Students, professors protest ‘dorm failure’ at UP Diliman
Dozens of students camped out at the University of the Philippines (UP) – Diliman on Thursday evening as they await the results of their appeal for affordable dormitories.
Mench Tilendo, chairperson of the Student Alliance for the Advancement of Democratic Rights in UP, said the students have been camping out also in protest of the lack of transparency in the process and the commercialization of education.
“It is not the first time that there has been a shortage in dorm slots,” Tilendo said in Filipino. However, she told INQUIRER.net that more students were displaced this year because the university also accommodated more freshmen.
A report posted by the National Union of Students of the Philippines (NUSP) said the UP administration “took in more students, more than what it could actually accommodate, to compensate for the lack of enrollees next academic year due to the K to 12 program.”
The Congress of Teachers and Educators for Nationalism and Democracy (CONTEND), on the other hand, held a press conference on Friday morning to discuss the problem of dorms and “underloading” or the inability of students to register for enough units.
“Data from the UP Diliman administration show that there are 3,563 enrolled first-year students for the first semester of this academic year, compared to 2,723 during the same period in the previous academic year,” said a joint statement posted online by UP professor Danilo Arao.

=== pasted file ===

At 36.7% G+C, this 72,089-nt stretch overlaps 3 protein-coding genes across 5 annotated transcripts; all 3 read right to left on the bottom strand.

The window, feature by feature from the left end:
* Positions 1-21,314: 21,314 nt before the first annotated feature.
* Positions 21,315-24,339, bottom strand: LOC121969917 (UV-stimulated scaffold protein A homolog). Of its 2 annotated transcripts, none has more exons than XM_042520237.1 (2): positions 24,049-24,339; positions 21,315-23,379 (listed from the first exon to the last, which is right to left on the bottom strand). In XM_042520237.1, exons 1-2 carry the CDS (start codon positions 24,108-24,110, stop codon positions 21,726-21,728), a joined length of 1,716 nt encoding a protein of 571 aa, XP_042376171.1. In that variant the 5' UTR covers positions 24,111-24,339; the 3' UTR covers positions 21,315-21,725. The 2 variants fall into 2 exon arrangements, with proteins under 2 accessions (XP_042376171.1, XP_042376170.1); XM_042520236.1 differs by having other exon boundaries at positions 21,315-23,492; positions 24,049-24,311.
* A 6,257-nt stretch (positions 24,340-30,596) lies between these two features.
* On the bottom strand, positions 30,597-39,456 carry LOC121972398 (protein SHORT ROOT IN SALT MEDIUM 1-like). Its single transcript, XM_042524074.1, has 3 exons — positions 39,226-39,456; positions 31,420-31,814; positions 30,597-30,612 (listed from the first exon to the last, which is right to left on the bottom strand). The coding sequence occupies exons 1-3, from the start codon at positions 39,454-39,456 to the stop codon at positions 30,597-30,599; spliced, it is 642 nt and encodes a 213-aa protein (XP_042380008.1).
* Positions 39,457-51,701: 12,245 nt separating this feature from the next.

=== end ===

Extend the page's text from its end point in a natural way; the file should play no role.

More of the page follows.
“This translates to an increase of 840 students, hence the problems encountered during registration and dorm accommodation. Sources in the UPD administration claim that the acceptance of more students this year is due to the expected reduction of the number of enrollees in 2016 and 2017 as a result of the K-12 program,” it added.
On Thursday, UP Diliman Chancellor Michael Tan held a dialogue with the students.
Tilendo said 320 appeals were granted but some students remained dorm-less.
She explained that most UP students hope to qualify in Kalayaan and other state-funded dorms because staying there costs only P350 to P600 per month. Semi-private and private dormitories, on the other hand, charge P1,500 to P3,000 a month, excluding the costs of water and electricity.
Tilendo said many of the students awaiting the results of their appeal camped out in front of Kalayaan or slept in offices inside the campus. Some stayed at the Sunken Garden.
The All UP Academic Employees Union reportedly allowed several students to sleep in its office while Tan said the Church of the Risen Lord, also inside the campus, will accommodate a maximum of 10 students Friday night.
Tilendo said they are demanding transparency in the appeals process, especially since the Dormitory Oversight Admissions Committee (DOAC) does not have a student representative.
She said many students complained that they submitted all the requirements, including proof of their low income, but were still rejected.
For now, they are thankful that many individuals have offered help. One good Samaritan provided meals for 300 students on Friday. Others gave monetary donations.
Tilendo said they will wait for further announcements from the DOAC on Friday afternoon. They expect the results of the next batch of appeals to be announced. KS
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